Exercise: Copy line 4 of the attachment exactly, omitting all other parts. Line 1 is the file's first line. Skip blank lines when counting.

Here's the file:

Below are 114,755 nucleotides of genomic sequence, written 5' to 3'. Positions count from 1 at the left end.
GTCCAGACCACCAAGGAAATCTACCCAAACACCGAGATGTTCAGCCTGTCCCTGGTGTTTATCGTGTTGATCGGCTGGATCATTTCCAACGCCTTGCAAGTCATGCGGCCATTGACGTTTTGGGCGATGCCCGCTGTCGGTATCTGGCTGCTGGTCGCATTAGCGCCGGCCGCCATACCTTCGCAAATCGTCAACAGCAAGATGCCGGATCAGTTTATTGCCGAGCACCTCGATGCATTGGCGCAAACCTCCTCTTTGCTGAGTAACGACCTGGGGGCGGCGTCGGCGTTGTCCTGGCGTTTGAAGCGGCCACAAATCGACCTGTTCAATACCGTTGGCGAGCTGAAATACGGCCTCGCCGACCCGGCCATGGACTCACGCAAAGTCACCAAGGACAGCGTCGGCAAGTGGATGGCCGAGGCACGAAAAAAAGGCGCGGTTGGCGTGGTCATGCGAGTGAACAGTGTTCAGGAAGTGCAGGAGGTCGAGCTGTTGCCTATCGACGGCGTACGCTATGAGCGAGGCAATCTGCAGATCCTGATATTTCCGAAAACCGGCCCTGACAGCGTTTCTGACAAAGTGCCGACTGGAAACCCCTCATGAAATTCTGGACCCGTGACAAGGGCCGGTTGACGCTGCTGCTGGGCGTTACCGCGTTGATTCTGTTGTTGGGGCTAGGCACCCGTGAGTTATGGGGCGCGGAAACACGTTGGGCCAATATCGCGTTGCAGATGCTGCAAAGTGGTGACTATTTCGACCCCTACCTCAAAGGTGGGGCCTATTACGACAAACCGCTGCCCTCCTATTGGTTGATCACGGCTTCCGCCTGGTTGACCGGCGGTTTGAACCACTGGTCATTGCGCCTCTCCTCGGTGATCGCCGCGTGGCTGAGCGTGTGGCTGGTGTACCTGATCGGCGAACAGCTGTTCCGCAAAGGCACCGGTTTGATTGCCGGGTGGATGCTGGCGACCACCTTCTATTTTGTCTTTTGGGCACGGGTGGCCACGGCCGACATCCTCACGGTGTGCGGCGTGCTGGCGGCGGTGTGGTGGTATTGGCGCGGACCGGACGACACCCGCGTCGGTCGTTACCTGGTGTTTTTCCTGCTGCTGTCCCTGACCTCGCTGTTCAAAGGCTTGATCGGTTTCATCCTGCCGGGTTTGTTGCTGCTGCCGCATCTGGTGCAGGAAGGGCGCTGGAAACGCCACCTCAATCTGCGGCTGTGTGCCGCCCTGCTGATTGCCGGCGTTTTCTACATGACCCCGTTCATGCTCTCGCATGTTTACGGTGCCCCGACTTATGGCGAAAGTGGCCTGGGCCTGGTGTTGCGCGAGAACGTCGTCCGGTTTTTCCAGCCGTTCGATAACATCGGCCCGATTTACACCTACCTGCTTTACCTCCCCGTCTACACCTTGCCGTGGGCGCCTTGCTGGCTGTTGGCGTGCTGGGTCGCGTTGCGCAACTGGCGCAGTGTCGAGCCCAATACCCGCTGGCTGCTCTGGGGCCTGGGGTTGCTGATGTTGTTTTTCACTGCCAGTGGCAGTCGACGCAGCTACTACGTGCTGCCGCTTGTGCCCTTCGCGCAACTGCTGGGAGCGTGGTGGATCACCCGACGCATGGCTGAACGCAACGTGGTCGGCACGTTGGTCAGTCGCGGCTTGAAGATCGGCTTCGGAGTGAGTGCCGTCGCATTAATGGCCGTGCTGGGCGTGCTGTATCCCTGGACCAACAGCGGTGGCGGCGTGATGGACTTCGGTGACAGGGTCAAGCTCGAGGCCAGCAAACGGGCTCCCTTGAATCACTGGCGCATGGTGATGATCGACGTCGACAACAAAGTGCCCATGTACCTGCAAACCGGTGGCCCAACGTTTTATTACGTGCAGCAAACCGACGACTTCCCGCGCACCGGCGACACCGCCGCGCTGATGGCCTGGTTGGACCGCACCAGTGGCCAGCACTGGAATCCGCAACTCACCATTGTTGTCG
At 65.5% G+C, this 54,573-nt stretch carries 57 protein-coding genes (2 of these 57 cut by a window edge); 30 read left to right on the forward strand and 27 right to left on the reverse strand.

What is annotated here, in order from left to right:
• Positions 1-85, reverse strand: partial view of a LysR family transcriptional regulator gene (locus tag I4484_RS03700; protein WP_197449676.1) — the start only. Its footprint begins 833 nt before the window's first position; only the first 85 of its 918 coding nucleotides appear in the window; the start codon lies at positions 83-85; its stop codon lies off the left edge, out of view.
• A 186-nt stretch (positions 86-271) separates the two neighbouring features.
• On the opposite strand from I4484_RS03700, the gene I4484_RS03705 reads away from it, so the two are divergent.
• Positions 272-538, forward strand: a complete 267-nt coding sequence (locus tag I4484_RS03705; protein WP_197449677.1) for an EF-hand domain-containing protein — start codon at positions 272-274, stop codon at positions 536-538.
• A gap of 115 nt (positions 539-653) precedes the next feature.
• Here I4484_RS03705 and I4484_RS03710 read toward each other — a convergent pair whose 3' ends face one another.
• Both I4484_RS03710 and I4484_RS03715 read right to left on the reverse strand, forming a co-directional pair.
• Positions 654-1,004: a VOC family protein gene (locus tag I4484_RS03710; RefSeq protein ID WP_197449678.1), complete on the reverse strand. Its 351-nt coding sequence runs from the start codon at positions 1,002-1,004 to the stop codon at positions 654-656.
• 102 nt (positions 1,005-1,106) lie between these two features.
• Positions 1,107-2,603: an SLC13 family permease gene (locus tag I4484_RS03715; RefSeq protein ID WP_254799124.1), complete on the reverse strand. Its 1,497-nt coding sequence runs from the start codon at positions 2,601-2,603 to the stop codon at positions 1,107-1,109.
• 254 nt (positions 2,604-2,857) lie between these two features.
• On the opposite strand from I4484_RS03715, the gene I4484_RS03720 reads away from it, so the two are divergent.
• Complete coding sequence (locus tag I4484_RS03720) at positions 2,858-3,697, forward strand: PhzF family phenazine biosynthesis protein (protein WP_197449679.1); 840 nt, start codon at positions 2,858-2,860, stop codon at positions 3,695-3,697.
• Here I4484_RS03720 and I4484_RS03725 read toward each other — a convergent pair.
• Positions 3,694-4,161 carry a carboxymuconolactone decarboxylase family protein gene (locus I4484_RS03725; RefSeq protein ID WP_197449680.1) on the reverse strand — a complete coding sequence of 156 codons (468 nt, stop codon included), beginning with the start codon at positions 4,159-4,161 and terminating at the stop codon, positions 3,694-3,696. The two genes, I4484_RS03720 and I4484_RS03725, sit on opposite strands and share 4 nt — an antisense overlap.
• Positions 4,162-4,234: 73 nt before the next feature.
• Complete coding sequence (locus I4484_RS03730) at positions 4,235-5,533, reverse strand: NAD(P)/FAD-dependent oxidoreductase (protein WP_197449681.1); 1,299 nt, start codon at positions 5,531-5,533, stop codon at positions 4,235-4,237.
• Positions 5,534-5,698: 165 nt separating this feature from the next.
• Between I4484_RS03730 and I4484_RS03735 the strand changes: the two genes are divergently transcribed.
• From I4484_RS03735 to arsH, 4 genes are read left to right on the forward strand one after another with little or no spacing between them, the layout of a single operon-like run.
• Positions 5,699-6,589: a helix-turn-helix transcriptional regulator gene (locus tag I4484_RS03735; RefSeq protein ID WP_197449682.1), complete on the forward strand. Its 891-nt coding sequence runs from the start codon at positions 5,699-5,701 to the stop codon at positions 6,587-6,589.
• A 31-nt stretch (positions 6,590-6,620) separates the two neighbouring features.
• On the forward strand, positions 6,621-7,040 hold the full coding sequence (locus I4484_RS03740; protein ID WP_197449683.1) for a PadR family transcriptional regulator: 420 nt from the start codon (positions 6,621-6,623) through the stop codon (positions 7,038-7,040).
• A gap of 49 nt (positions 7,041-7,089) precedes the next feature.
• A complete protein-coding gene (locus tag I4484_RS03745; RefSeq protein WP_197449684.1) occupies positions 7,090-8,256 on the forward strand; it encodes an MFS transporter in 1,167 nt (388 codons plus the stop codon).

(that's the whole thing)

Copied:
What is annotated here, in order from left to right: